Technical interviews can be extremely daunting. From the beginning of each question to the end, it's important to know what to expect, and to be aware of the areas you might be asked about.

Fortunately, there's a way to prepare for any question that may come your way. It involves four parts:

  1. Understand the question
  2. Discuss tradeoffs of solutions
  3. Write the code
  4. Test the code

Let's try this technique with sample problem involving LinkedLists.

The Problem

Question: Given two singly LinkedListNodes, determine if the two lists intersect. Return the intersecting node. Note that the intersection is defined based on reference, not value. If the kth node of the first linked list is the exact same node (by reference) as the jth node of the second linked list, they are intersecting.

Step 1: Understand the question.

It's really important to know exactly what this question is asking. Some questions we could ask the interviewer are:

  1. What exactly do we want to return? (A: The intersecting node).
  2. Does that mean we can assume the linked lists always intersect? (A: Yes)

It's always important to gain a sense of the question before thinking about the approach to solving.

Step 2: Discuss the tradeoffs of different solutions.

One immediate solution is to traverse both linked lists at the same time until you reach an intersection. For this example, we would make a pointer at nodes 2 and 7, and traverse each of them one-by-one until we reach a common node.

However, as you may have noticed, this will not work as the lengths of the two LinkedLists may differ. What we want to do essentially is “chop off” the beginning part of the longer LinkedListNode, and then iterate repeatedly.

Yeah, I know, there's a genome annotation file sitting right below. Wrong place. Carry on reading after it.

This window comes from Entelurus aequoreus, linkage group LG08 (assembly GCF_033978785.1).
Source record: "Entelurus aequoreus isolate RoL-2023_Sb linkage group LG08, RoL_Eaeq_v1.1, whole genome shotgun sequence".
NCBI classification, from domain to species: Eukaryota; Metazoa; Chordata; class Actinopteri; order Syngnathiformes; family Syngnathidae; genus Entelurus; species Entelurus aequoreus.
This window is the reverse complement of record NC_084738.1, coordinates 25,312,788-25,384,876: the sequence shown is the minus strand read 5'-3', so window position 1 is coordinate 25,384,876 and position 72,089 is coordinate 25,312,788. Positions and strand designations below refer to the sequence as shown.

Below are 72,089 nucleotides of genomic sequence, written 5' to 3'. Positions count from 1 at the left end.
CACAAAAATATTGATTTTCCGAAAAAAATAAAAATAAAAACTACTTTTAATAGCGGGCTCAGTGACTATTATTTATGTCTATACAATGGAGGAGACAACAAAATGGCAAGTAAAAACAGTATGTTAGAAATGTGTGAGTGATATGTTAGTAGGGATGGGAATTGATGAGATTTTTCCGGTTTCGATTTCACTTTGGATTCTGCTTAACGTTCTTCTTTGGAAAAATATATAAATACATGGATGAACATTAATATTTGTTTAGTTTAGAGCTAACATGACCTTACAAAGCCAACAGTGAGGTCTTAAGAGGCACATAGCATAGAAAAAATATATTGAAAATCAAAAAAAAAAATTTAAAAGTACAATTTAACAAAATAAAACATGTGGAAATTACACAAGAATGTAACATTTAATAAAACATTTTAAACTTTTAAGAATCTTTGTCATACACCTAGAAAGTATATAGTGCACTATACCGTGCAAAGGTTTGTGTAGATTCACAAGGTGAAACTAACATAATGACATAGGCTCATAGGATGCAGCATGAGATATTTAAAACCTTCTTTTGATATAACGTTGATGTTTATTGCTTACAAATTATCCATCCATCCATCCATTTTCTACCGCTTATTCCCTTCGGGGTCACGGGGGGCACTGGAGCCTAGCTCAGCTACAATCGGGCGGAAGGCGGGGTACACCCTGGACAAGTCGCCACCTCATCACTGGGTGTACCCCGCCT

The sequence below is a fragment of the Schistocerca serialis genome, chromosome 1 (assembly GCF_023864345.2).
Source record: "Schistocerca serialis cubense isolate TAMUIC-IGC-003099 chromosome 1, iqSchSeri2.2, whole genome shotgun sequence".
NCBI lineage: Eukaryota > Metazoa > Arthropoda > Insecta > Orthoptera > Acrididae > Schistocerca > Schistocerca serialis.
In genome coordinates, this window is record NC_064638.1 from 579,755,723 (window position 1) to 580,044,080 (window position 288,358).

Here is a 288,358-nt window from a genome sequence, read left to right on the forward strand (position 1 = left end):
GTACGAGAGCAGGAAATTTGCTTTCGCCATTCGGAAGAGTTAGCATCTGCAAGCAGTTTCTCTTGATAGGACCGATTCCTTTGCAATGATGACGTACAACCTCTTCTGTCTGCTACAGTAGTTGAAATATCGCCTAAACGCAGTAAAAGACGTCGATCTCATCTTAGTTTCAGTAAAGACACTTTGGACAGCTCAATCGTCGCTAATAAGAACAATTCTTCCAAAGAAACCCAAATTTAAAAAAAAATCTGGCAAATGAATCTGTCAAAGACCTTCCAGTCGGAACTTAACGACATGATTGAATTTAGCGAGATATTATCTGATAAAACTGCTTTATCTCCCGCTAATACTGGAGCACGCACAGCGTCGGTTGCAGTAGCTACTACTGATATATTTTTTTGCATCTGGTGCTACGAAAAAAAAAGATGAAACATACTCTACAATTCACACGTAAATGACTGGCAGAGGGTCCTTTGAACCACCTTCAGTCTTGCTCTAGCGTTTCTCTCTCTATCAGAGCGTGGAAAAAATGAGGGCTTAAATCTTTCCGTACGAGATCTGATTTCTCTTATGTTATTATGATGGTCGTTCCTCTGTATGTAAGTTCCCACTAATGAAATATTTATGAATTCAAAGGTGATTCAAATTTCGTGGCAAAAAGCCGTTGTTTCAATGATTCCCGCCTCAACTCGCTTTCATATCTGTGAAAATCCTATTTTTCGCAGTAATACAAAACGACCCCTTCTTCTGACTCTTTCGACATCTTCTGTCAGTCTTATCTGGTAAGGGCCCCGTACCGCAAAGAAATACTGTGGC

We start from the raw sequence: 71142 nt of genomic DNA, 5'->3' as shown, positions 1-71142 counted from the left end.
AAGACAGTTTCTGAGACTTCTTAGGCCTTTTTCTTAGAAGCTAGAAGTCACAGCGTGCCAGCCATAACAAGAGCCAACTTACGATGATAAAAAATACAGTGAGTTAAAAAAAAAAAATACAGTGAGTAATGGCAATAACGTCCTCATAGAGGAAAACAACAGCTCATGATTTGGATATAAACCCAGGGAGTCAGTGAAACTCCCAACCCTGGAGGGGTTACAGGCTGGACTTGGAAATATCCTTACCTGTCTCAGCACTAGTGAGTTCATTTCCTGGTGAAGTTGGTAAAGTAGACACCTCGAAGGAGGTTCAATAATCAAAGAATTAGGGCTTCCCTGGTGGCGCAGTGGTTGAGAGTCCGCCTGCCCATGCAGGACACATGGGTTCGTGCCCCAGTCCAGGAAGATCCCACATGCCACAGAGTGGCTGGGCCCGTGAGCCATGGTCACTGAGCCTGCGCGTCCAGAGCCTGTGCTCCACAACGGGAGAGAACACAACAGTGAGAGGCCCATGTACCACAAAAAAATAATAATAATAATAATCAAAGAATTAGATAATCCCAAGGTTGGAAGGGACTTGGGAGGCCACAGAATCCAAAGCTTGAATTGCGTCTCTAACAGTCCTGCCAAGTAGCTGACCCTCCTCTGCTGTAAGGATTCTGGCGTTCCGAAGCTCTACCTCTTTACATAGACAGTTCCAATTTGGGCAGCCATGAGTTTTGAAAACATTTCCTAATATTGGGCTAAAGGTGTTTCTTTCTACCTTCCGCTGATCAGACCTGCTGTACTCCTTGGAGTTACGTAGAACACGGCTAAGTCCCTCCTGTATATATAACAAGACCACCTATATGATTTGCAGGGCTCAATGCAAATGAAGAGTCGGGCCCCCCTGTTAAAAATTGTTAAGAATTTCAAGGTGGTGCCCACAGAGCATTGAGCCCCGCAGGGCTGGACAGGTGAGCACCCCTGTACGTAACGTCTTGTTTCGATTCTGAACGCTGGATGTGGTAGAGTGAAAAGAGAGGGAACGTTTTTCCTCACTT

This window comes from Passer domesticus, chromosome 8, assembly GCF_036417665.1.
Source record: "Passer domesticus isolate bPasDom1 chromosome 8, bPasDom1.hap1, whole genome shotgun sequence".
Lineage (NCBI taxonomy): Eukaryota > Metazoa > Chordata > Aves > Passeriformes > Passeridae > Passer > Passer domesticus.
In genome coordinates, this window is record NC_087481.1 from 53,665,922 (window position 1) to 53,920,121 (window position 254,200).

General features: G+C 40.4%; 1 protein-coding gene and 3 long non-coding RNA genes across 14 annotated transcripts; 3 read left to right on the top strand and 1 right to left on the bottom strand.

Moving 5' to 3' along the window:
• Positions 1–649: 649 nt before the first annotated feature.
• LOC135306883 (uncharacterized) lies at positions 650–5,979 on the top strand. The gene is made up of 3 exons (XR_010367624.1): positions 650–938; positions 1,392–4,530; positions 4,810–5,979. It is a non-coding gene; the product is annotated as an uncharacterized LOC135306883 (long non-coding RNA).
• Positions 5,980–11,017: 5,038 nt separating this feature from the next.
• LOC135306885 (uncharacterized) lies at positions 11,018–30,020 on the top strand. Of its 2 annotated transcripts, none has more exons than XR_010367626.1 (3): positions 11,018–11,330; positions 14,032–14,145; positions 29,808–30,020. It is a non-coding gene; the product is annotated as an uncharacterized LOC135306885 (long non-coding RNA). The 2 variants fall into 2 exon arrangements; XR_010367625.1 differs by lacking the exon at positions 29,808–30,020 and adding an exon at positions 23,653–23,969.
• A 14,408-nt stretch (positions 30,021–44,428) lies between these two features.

This would be the kind of conversation to have with your interviewer.

Step 3: Write the code.

Below is the method to achieve this.

We make use of helper methods here. We use getKthNode() to get the kth node of the given linked list. This is helpful when traversing the longer linked list to “chop off” extra nodes.

We also use getTailAndSize() which captures both the length and the last node of the given list. This is helpful because we definitely need the size to compare lengths of the lists. We also need the tails because if the tails of the two lists are unequal, then they don’t intersect at all.

Note that when we say “unequal”, we mean that the two nodes do not reference the same object. Even though they may have the same value and look identical, they must reference the same LinkedListNode to count as equal. (You can find more information on this here.)

Going back to the question, if we come across the case where the tails are unequal, we return a failed value (null).

Step 4: Test the code.

Below are some good test cases we can add. A helpful rule of thumb for test cases is the following:

  • Empty/null case
  • Considering options in the middle/beginning/end
  • Sizes equal or different

This strategy doesn't only apply to LinkedList questions – this would work for arrays, Strings, and essentially any other data structure.

For this question, our LinkedList tests would be the following:

  • Two linked lists which intersect at the beginning/middle/end
  • Both/one linked list is null (should return null)
  • Linked lists are the same/different size

We’re done!

Coding GIF by memecandy

More Questions:

Interested in breaking into Computer Science? Eager to expand your knowledge base and learn new things? Enjoy problem solving?

If so, SWEPrep may be the newsletter for you. Subscribe to get fully explained interview prompts commonly given in engineering interviews, from Arrays to Dynamic Programming. Questions come out weekly and are also categorized by subject and difficulty. The above post is a Guest Post from the author, Sameer Khoja.

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